The book division of Alpina Business Books/United Press has released “The Age of Absurdity: Why Modern Life Makes It Hard to Be Happy” by Michael Foley.
The good news is that the great thinkers from history have proposed the same strategies for happiness and fulfillment. The bad news is that these turn out to be the very things most discouraged by contemporary culture. This knotty dilemma is the subject of The Age of Absurdity — a wry and accessible investigation into how the desirable states of wellbeing and satisfaction are constantly undermined by modern life. Michael Foley examines the elusive condition of happiness common to philosophy, spiritual teachings and contemporary psychology, then shows how these are becoming increasingly difficult to apply in a world of high expectations. Our age attempts to achieve war without casualties, social welfare without taxes, rights without responsibilities, glory without effort, sex without commitment, running shoes without running, a thesis without effort and sweet grapes without seeds.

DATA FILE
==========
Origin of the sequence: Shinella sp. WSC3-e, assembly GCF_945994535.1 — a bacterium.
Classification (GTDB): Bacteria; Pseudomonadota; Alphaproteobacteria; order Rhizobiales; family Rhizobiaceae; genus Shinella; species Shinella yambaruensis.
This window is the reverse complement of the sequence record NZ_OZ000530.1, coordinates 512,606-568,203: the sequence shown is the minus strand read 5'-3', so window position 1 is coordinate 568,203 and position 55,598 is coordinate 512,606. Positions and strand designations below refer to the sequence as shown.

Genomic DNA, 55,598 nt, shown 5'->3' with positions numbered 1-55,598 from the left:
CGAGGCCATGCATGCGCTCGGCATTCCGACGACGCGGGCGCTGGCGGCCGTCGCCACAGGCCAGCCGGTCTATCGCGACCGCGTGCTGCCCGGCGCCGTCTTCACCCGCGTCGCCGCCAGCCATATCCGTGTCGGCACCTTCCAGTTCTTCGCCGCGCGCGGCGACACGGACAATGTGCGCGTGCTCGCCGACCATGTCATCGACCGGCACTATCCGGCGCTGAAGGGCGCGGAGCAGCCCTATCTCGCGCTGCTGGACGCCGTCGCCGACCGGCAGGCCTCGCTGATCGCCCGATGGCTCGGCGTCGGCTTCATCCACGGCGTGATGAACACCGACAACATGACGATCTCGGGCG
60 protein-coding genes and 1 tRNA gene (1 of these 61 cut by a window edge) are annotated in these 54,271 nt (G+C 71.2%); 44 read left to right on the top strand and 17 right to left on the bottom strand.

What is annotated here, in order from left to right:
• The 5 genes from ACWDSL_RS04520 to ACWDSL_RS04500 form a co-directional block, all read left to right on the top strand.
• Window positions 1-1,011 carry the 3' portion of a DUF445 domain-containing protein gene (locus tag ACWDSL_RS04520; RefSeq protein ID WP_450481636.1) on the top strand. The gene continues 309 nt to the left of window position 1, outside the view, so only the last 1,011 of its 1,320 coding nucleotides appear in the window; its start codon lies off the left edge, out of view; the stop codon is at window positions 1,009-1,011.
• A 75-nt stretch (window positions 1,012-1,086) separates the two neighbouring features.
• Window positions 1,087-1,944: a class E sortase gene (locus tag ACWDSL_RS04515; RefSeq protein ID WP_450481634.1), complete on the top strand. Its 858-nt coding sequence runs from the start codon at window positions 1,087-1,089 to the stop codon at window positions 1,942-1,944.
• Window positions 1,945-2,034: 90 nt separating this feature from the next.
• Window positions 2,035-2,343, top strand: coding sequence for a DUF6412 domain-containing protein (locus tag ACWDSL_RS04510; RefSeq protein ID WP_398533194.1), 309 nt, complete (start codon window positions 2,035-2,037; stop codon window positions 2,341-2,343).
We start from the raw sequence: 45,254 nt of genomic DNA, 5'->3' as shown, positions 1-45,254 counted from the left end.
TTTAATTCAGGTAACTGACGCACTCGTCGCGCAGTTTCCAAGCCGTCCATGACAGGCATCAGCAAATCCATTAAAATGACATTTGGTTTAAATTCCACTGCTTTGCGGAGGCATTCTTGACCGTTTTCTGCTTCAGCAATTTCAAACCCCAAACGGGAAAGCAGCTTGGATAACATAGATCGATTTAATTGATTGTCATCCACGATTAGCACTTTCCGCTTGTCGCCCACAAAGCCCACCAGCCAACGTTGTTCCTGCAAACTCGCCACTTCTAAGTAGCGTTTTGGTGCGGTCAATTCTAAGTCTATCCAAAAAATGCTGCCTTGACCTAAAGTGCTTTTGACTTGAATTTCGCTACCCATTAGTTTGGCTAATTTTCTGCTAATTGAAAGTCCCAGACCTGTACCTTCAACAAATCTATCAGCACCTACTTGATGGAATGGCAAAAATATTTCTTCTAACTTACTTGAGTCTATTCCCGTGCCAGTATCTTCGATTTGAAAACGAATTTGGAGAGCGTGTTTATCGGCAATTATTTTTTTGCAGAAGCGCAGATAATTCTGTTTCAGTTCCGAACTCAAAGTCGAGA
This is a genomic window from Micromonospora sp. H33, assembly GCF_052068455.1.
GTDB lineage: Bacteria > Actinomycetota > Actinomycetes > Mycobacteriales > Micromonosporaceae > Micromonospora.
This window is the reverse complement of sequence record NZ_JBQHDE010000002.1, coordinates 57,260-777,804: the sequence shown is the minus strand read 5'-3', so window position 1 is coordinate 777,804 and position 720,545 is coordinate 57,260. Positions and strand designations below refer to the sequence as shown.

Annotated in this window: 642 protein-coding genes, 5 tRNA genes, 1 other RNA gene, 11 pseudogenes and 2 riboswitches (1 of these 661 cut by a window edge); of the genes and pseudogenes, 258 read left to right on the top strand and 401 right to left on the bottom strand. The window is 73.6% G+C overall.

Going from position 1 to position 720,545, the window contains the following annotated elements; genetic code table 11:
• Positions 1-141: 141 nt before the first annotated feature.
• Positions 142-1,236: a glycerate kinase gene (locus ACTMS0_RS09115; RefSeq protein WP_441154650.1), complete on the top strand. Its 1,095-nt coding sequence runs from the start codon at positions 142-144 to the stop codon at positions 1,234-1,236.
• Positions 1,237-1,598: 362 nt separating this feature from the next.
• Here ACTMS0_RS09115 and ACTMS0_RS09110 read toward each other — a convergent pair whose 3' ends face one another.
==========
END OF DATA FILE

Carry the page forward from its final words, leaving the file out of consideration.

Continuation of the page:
Today even the most ordinary human activities — work, relationships, growing up — have turned into a source of existential fear and self-hatred. But rather than denouncing and rejecting the age, Foley presents an entertaining strategy of not just accepting but embracing today's world — finding happiness in its absurdity.